Saudi jails Sudanese journalist on ‘bogus charges’: HRW
A Saudi court handed a Sudanese journalist a four-year prison sentence on June 8 for social media posts critical of the kingdom, the group Human Rights Watch reported.
Saudi court handed a Sudanese journalist a four-year prison sentence on June 8 for social media posts critical of the kingdom, the group Human Rights Watch reported.
hmad Ali Abdelkader, 31, was charged with “insulting state institutions and symbols” and “negatively speaking about the kingdom’s policies”, HRW said in a statement Tuesday.
It added the charges were related to tweets and interviews in which he expressed support for Sudan’s 2018-2019 revolution — and criticised Saudi’s actions in his home country and Yemen.
“Jailing a media personality on bogus charges speaks more negatively about Saudi Arabia’s policies than anything Ahmad Ali Abdelkader ever posted,” said Michael Page, HRW’s deputy Middle East director.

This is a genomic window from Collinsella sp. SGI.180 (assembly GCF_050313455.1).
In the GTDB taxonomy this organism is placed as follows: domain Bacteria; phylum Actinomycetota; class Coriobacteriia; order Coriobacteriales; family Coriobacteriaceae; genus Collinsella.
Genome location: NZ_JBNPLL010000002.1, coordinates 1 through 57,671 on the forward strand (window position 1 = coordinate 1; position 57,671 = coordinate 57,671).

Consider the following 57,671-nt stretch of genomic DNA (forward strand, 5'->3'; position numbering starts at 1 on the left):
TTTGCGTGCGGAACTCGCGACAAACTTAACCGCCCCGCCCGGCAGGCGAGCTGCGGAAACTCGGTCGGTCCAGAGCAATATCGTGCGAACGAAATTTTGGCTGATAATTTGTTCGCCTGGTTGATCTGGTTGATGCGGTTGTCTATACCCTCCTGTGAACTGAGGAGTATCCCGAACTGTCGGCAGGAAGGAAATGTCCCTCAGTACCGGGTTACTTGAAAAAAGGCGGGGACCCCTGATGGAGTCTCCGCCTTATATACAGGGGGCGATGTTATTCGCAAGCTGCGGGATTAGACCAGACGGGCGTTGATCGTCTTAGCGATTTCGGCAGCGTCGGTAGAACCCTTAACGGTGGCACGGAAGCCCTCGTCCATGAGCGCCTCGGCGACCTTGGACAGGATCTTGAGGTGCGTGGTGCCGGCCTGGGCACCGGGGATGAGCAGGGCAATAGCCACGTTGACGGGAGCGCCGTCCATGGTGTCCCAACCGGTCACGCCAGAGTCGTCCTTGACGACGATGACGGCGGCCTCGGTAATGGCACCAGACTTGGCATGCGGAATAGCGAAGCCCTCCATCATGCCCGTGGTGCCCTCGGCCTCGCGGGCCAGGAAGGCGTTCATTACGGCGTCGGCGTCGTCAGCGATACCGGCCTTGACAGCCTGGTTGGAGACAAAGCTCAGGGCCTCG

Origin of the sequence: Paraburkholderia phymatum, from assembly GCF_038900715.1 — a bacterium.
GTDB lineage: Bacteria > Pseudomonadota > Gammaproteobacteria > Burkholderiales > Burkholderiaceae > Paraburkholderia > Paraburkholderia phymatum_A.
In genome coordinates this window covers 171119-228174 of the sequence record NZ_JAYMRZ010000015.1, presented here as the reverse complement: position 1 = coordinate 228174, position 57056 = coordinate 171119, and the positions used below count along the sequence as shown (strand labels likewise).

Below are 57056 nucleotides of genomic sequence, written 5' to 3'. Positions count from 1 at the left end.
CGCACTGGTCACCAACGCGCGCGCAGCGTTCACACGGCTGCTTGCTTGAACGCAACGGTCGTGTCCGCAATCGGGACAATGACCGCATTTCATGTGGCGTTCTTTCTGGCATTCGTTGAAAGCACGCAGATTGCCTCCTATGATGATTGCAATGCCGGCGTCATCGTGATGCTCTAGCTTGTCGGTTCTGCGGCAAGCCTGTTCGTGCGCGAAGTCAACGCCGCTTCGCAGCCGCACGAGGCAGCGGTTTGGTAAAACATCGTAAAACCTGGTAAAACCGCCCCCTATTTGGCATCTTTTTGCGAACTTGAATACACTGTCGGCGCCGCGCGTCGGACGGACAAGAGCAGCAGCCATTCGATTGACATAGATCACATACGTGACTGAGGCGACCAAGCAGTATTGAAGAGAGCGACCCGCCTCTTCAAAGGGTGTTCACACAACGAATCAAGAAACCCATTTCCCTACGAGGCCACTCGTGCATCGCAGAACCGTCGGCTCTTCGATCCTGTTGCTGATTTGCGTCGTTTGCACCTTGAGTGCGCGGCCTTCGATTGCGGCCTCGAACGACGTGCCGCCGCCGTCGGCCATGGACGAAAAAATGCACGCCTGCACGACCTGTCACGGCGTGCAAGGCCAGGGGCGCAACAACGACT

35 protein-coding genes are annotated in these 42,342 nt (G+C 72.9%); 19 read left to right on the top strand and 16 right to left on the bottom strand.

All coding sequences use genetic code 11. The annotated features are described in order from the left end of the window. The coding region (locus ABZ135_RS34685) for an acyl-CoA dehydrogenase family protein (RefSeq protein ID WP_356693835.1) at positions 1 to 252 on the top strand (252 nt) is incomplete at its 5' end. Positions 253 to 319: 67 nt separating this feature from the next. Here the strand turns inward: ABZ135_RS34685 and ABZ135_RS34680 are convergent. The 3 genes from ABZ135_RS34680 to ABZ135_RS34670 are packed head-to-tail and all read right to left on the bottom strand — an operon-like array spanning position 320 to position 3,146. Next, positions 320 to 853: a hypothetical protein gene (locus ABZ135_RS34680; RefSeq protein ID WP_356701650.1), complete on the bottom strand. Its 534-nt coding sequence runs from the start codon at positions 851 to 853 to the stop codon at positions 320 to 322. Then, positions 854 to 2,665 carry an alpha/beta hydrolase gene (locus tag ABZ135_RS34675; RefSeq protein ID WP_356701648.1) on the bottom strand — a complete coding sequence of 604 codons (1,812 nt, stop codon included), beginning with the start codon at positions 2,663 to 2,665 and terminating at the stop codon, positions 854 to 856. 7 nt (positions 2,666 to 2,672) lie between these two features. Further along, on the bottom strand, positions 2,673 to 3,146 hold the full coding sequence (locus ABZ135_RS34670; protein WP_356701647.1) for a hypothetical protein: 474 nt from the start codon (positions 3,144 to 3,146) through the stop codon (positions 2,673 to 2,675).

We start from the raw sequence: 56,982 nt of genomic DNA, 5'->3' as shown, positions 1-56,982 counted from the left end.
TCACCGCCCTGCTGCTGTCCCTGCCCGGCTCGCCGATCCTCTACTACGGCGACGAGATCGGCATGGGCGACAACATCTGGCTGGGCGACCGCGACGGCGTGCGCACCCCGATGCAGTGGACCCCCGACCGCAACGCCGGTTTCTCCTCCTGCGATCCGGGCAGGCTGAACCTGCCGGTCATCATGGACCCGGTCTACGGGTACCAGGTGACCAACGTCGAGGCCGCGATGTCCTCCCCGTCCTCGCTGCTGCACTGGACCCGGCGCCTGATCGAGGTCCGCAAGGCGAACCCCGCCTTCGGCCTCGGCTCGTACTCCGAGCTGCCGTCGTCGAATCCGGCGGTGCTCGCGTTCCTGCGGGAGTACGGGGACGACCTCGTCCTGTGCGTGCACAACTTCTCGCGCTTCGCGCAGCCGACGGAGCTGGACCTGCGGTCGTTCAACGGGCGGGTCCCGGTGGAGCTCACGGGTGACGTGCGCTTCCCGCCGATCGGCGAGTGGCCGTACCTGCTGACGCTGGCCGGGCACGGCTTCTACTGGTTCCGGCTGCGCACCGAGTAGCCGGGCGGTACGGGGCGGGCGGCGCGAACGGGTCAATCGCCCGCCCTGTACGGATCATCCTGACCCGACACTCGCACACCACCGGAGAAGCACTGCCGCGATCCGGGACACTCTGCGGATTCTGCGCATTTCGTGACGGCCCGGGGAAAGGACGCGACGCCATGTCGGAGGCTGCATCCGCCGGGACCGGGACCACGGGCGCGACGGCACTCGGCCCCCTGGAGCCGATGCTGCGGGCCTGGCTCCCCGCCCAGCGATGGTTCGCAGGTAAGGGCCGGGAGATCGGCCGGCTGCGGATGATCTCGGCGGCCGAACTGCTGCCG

“This and other similar prosecutions demonstrate just how determined Saudi authorities are to stamp out even the most minor criticism or questioning on social media and deter all dissent under threat of long prison sentences.”
ccording to HRW, Abdelkader was arrested at Jeddah airport on April 19 and denied access to a lawyer during the trial.
He was held for 20 days at a police station in Jeddah and then transferred to Al-Shumaisi detention centre near Mecca before facing a judge, they added.
The trial consisted of two short sessions, where he was unable to defend himself, said HRW, citing a source with direct knowledge of the case.
The source added that Abdelkader was interrogated twice during his detention and accused of behaviour on Twitter that was harmful to the kingdom.
bdelkader worked in Saudi Arabia for five years between 2015 and 2020 but travelled back to the kingdom in April on a new work visa and was arrested upon entry.
“Saudi Arabia’s Jeddah criminal court sentenced him on the basis of tweets and statements made to the media during and after February 2018, most of which he posted while based in Saudi Arabia, as well as email exchanges he had with major international human rights organisations in which he inquired about membership and subscribed and received newsletters,” HRW said in the statement.
“Human Rights Watch reviewed the nine tweets and two media interviews explicitly mentioned in the court ruling and determined that none of them incited violence, hatred, or discrimination.”